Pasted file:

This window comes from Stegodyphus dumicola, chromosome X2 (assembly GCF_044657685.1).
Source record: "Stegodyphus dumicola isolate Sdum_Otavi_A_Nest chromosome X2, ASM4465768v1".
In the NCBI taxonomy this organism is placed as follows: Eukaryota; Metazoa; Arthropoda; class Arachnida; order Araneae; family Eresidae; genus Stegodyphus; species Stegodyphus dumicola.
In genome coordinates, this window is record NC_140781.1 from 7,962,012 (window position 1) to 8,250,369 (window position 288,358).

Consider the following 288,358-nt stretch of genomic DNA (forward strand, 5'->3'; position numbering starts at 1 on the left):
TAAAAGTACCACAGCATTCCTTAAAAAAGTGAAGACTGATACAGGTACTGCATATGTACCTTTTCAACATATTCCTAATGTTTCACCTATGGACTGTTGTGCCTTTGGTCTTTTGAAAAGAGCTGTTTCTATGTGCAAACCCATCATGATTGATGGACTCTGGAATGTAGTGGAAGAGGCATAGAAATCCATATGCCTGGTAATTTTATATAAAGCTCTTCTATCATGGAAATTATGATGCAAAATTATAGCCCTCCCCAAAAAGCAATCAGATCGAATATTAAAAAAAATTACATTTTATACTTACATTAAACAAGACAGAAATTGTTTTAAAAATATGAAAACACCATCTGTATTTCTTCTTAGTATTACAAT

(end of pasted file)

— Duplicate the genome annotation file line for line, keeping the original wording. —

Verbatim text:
This window comes from Stegodyphus dumicola, chromosome X2 (assembly GCF_044657685.1).
Source record: "Stegodyphus dumicola isolate Sdum_Otavi_A_Nest chromosome X2, ASM4465768v1".
In the NCBI taxonomy this organism is placed as follows: Eukaryota; Metazoa; Arthropoda; class Arachnida; order Araneae; family Eresidae; genus Stegodyphus; species Stegodyphus dumicola.
In genome coordinates, this window is record NC_140781.1 from 7,962,012 (window position 1) to 8,250,369 (window position 288,358).

Consider the following 288,358-nt stretch of genomic DNA (forward strand, 5'->3'; position numbering starts at 1 on the left):
TAAAAGTACCACAGCATTCCTTAAAAAAGTGAAGACTGATACAGGTACTGCATATGTACCTTTTCAACATATTCCTAATGTTTCACCTATGGACTGTTGTGCCTTTGGTCTTTTGAAAAGAGCTGTTTCTATGTGCAAACCCATCATGATTGATGGACTCTGGAATGTAGTGGAAGAGGCATAGAAATCCATATGCCTGGTAATTTTATATAAAGCTCTTCTATCATGGAAATTATGATGCAAAATTATAGCCCTCCCCAAAAAGCAATCAGATCGAATATTAAAAAAAATTACATTTTATACTTACATTAAACAAGACAGAAATTGTTTTAAAAATATGAAAACACCATCTGTATTTCTTCTTAGTATTACAAT